Brow Beat

Deadline Says There Are Not Enough Roles on TV for White People. Poor White People.

Empire. Pictured (L-R): Trai Byers, Taraji Henson, Terrence Howa,Empire. Pictured (L-R): Trai Byers, Taraji Henson, Terrence Howard, Jussie Smollett and Bryshere Gray.
Empire, featuring Trai Byers, Taraji Henson, Terrence Howard, Jussie Smollett and Bryshere Gray.

Photo courtesy Michael Lavine/Fox

Late last year, I, like most reasonable people with even a passing interest in race, gender, television (or all of the above) read Alessandra Stanley’s New York Times piece about Shonda Rhimes with a combined mix of fascination, shock, horror, and disgust. In that infamously tone-deaf piece about the successful showrunner behind Grey’s Anatomy, Scandal, and How to Get Away With Murder, Stanley referred to Rhimes as an “angry black woman” and equated Viola Davis’ age and dark complexion with being “less classically beautiful” than that of the younger, lighter-skinned Kerry Washington.

Stanley’s off-kilter examination was meant to be appreciative of Rhimes’ work, but as Slate’s Willa Paskin wrote: “With compliments like these, who needs insults?

Now, I’ve read Nellie Andreeva’s Deadline article on the uptick in “ethnic casting” in television, and my main reaction is a sense of déjà vu. The headline—“Pilots 2015: The Year of Ethnic Castings—About Time or Too Much of Good Thing?”—is enough to make your eyes roll very far into the back of your head. (Mine did.) Too much of [a] good thing? Really? By posing such a question, one suggests that the scale is suddenly tipping in favor of non-white actors on TV; that the television landscape is suddenly overrun with minorities (it’s not), and that it’s becoming much harder to find white leads on the small screen on a daily basis. (It’s notGLAAD reported that while stats are improving, only 13 percent of characters announced on primetime for the 2014-15 season were black, 8 percent were Latino, and 4 percent were Asian-Pacific Islander, hardly a threat to television’s overall whiteness.)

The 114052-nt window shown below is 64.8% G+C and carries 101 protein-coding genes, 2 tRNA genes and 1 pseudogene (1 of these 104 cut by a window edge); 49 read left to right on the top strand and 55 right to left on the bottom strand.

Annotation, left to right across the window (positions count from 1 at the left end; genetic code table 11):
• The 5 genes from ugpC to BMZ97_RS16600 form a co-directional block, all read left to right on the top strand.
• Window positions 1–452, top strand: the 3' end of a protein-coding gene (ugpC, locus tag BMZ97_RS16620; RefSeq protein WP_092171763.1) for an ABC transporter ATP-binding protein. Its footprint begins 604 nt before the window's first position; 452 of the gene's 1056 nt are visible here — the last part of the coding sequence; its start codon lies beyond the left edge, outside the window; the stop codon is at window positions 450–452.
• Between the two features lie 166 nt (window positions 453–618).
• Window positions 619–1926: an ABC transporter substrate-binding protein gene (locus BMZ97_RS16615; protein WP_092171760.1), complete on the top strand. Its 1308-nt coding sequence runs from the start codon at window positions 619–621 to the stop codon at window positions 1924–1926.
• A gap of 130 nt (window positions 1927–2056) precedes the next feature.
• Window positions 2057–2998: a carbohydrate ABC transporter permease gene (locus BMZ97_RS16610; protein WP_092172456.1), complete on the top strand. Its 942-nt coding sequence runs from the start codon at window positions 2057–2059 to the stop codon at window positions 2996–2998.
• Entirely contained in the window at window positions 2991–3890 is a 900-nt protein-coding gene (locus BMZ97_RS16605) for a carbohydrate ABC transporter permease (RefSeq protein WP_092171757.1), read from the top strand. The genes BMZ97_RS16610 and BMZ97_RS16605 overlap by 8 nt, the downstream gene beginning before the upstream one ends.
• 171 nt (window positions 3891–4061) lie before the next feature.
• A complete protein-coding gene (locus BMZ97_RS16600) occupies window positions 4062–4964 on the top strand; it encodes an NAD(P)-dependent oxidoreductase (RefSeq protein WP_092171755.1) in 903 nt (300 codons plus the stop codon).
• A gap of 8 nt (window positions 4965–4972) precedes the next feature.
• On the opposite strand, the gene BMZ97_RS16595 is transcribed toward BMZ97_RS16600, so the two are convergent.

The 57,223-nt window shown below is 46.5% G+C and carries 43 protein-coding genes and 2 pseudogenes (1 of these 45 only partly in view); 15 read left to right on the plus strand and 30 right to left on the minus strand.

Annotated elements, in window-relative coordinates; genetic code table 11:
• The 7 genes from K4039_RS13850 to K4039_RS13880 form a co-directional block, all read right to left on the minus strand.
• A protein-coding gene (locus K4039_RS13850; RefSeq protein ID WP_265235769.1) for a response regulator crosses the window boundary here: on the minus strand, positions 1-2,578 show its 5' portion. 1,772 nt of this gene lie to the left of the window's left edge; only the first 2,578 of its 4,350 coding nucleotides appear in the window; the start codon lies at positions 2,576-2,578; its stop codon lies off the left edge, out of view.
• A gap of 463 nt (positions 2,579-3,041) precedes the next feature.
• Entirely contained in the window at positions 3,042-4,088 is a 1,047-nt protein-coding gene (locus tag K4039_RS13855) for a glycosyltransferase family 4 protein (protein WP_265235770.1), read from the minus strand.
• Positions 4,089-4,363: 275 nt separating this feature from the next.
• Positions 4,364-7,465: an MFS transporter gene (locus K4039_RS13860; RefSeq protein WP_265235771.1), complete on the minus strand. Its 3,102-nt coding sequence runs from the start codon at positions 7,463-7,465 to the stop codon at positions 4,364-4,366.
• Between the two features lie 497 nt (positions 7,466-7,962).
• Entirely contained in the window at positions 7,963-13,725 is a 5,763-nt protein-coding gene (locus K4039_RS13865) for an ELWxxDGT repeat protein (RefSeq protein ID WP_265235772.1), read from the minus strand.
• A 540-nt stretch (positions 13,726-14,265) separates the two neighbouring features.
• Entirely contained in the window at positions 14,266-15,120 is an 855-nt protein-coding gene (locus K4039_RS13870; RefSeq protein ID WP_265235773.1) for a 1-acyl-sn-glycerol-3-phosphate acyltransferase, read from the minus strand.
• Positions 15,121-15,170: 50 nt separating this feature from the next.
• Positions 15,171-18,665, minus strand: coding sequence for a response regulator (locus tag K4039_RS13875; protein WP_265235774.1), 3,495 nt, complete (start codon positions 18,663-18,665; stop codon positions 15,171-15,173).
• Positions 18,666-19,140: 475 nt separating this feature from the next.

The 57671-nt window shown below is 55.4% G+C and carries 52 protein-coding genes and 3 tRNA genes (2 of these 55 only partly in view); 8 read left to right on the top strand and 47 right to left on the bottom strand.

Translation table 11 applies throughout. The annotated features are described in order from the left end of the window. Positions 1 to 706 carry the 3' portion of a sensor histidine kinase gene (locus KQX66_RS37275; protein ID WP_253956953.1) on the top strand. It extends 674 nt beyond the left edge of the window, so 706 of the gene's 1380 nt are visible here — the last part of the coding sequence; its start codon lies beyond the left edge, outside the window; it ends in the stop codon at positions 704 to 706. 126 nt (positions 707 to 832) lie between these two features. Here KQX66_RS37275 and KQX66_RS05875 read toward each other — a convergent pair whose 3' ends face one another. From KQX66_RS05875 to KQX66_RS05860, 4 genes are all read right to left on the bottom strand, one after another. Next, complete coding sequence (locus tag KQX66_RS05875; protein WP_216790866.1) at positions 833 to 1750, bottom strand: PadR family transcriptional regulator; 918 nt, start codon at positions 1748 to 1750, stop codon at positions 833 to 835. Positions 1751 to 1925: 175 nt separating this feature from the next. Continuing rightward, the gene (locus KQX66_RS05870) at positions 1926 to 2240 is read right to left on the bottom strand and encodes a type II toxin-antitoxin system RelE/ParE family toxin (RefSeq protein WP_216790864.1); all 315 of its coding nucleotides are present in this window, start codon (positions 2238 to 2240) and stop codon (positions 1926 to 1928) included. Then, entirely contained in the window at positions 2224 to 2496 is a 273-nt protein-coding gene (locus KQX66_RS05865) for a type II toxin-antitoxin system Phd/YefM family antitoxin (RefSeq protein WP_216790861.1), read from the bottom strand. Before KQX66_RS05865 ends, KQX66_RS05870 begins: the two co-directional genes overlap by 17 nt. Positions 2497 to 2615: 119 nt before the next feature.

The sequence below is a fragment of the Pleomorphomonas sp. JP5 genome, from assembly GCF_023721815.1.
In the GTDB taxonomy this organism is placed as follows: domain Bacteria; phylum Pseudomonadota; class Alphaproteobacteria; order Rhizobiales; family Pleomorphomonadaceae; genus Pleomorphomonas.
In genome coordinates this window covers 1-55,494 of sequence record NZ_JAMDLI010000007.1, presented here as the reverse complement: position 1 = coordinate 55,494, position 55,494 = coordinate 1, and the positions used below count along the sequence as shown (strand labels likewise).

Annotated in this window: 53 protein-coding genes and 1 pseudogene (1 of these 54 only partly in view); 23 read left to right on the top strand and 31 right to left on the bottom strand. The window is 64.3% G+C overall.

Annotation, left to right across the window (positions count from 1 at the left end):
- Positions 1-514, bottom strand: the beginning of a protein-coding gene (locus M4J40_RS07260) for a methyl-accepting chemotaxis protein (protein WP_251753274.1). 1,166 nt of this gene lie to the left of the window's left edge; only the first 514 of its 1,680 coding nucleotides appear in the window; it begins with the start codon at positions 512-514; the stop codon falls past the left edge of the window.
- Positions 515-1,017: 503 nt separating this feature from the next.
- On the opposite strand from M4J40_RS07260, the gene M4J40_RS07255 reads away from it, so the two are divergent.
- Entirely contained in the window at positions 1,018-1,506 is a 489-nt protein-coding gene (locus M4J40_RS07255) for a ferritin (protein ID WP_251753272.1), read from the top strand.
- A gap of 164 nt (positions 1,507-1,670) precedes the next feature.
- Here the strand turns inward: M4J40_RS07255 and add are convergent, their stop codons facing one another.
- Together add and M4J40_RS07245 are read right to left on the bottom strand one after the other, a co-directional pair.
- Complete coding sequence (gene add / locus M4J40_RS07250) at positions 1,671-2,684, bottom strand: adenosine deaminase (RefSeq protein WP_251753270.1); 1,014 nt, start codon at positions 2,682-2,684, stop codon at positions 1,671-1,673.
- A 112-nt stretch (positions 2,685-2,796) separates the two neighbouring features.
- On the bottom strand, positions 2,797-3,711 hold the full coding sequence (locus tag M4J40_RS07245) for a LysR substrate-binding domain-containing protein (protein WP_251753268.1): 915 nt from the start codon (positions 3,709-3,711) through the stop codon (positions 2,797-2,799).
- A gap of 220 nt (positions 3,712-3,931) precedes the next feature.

At first I thought: The headline could be misleading and inflammatory while not truly representative of the contents—this happens all the time. Andreeva, a rigorous and smart reporter, could have just been saddled with a terrible title for her investigation into the industry’s hot topic du jour: diversity in Hollywood. But, unfortunately, the piece bears out all of the fears that its headline promises, and then some.

The subject at the core of the article is intriguing: Andreeva speaks to several sources about what the “explosion” of “ethnic casting” has looked like for some actors and talent agents within the industry, most notably, those who are white. It seems that more and more pilots this year are open to “all ethnicities,” but with a greater emphasis on casting non-whites: “Basically 50 percent of the roles in a pilot have to be ethnic, and the mandate goes all the way down to guest parts,” one talent representative tells Andreeva. She also breaks down the many TV roles that have been specifically designated for non-white actors in recent years, like Morris Chestnut in Rosewood and the black-cast TV series adaptation of Uncle Buck.